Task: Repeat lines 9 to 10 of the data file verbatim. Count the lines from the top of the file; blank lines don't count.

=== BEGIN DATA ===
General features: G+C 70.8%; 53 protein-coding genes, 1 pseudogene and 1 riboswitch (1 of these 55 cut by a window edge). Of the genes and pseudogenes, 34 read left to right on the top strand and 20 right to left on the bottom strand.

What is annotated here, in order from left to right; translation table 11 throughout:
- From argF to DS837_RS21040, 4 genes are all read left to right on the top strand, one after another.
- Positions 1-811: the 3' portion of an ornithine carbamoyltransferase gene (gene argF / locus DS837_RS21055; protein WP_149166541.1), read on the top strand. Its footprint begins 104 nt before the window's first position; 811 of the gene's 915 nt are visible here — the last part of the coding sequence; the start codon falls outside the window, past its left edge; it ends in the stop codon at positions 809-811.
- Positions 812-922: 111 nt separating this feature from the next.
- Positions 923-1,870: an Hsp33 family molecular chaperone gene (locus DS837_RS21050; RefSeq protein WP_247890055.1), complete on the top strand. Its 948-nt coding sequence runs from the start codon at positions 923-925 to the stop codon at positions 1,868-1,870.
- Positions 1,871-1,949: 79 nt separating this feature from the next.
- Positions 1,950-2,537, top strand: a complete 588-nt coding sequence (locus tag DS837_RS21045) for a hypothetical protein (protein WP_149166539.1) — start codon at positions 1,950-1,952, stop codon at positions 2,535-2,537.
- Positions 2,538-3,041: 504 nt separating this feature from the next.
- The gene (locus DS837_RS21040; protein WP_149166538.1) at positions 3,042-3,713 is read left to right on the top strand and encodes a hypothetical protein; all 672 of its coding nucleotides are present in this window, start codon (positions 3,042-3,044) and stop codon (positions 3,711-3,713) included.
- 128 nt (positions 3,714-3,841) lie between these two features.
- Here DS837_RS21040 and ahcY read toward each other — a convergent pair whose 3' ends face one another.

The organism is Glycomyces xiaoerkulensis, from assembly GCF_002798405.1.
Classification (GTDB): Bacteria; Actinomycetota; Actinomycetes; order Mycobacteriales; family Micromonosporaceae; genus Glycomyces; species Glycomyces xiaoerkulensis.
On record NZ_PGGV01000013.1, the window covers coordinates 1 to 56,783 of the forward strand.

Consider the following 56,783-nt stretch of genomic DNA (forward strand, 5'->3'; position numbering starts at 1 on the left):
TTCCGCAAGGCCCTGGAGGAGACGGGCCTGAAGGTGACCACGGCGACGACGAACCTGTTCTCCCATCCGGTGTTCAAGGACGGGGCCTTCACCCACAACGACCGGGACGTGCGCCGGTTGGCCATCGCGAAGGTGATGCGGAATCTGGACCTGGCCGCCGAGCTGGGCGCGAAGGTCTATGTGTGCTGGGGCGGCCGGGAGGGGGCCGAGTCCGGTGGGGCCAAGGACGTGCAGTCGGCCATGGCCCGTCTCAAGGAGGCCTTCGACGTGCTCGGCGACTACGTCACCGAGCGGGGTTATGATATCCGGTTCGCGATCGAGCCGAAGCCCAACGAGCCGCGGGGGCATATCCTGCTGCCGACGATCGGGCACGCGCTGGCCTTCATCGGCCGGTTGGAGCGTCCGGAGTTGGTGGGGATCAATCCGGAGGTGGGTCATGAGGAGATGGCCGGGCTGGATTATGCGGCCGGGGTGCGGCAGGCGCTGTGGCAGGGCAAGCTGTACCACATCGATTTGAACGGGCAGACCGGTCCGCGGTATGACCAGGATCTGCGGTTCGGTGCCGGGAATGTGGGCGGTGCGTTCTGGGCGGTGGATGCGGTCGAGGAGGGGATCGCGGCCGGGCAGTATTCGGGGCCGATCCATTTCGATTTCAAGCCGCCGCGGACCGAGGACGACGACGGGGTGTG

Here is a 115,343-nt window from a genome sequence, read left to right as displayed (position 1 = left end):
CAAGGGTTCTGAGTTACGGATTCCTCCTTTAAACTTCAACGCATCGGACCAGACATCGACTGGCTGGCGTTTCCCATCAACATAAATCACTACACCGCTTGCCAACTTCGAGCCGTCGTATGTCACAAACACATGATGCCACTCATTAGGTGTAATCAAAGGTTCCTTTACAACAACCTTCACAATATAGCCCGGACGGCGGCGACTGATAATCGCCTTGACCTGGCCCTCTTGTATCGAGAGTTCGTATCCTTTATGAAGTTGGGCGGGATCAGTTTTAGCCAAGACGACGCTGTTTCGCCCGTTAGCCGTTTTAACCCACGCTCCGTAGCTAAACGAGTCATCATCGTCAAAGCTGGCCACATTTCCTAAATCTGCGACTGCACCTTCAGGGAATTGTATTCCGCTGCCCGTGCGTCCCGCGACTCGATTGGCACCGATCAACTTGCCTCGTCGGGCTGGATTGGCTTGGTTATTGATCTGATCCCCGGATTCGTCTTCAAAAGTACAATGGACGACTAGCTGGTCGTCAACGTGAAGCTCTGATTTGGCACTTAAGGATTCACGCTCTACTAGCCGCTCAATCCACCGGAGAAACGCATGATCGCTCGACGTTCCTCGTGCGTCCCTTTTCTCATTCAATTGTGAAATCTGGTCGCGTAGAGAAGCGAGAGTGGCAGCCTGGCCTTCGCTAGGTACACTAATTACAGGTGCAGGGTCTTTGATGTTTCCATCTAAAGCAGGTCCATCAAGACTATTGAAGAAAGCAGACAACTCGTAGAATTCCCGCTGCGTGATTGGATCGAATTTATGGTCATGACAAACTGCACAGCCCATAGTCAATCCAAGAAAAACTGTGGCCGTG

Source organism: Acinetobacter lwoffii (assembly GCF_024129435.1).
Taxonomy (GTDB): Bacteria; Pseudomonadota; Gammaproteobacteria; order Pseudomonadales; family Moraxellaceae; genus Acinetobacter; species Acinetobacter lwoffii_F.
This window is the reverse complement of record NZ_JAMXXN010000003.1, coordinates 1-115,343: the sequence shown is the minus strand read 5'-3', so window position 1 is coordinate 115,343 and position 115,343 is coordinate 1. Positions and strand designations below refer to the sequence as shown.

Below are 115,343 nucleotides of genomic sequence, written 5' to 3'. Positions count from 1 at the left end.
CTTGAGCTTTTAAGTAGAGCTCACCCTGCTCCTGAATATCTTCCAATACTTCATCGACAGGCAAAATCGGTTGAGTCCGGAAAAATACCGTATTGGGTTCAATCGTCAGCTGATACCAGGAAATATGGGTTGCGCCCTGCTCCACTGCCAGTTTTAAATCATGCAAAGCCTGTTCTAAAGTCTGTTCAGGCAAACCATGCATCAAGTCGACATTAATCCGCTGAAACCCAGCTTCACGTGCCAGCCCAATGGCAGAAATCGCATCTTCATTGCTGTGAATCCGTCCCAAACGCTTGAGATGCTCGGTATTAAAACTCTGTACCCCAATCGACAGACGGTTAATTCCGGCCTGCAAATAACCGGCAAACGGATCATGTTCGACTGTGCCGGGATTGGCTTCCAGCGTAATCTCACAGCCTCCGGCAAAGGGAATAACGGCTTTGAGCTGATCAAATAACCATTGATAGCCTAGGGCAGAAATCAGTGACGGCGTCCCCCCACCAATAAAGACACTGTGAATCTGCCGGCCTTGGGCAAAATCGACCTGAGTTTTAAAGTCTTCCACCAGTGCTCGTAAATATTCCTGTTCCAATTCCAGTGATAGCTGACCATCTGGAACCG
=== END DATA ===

- Positions 2,538-3,041: 504 nt separating this feature from the next.
- The gene (locus DS837_RS21040; protein WP_149166538.1) at positions 3,042-3,713 is read left to right on the top strand and encodes a hypothetical protein; all 672 of its coding nucleotides are present in this window, start codon (positions 3,042-3,044) and stop codon (positions 3,711-3,713) included.